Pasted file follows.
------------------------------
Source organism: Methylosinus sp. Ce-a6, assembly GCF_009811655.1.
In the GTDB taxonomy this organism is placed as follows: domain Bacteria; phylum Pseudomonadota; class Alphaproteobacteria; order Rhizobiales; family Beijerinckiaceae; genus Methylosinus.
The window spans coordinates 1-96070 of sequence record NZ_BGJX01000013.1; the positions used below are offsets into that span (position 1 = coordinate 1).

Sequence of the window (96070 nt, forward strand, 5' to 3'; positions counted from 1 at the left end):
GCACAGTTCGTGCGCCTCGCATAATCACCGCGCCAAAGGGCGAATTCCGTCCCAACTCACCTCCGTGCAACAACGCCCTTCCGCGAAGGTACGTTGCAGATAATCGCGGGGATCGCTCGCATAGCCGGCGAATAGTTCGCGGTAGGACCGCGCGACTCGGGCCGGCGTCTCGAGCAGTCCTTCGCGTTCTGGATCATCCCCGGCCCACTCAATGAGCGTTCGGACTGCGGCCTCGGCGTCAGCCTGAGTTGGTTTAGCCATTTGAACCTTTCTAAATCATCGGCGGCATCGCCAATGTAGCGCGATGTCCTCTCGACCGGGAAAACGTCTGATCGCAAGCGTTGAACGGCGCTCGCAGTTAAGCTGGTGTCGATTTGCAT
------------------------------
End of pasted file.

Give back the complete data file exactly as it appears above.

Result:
Source organism: Methylosinus sp. Ce-a6, assembly GCF_009811655.1.
In the GTDB taxonomy this organism is placed as follows: domain Bacteria; phylum Pseudomonadota; class Alphaproteobacteria; order Rhizobiales; family Beijerinckiaceae; genus Methylosinus.
The window spans coordinates 1-96070 of sequence record NZ_BGJX01000013.1; the positions used below are offsets into that span (position 1 = coordinate 1).

Sequence of the window (96070 nt, forward strand, 5' to 3'; positions counted from 1 at the left end):
GCACAGTTCGTGCGCCTCGCATAATCACCGCGCCAAAGGGCGAATTCCGTCCCAACTCACCTCCGTGCAACAACGCCCTTCCGCGAAGGTACGTTGCAGATAATCGCGGGGATCGCTCGCATAGCCGGCGAATAGTTCGCGGTAGGACCGCGCGACTCGGGCCGGCGTCTCGAGCAGTCCTTCGCGTTCTGGATCATCCCCGGCCCACTCAATGAGCGTTCGGACTGCGGCCTCGGCGTCAGCCTGAGTTGGTTTAGCCATTTGAACCTTTCTAAATCATCGGCGGCATCGCCAATGTAGCGCGATGTCCTCTCGACCGGGAAAACGTCTGATCGCAAGCGTTGAACGGCGCTCGCAGTTAAGCTGGTGTCGATTTGCAT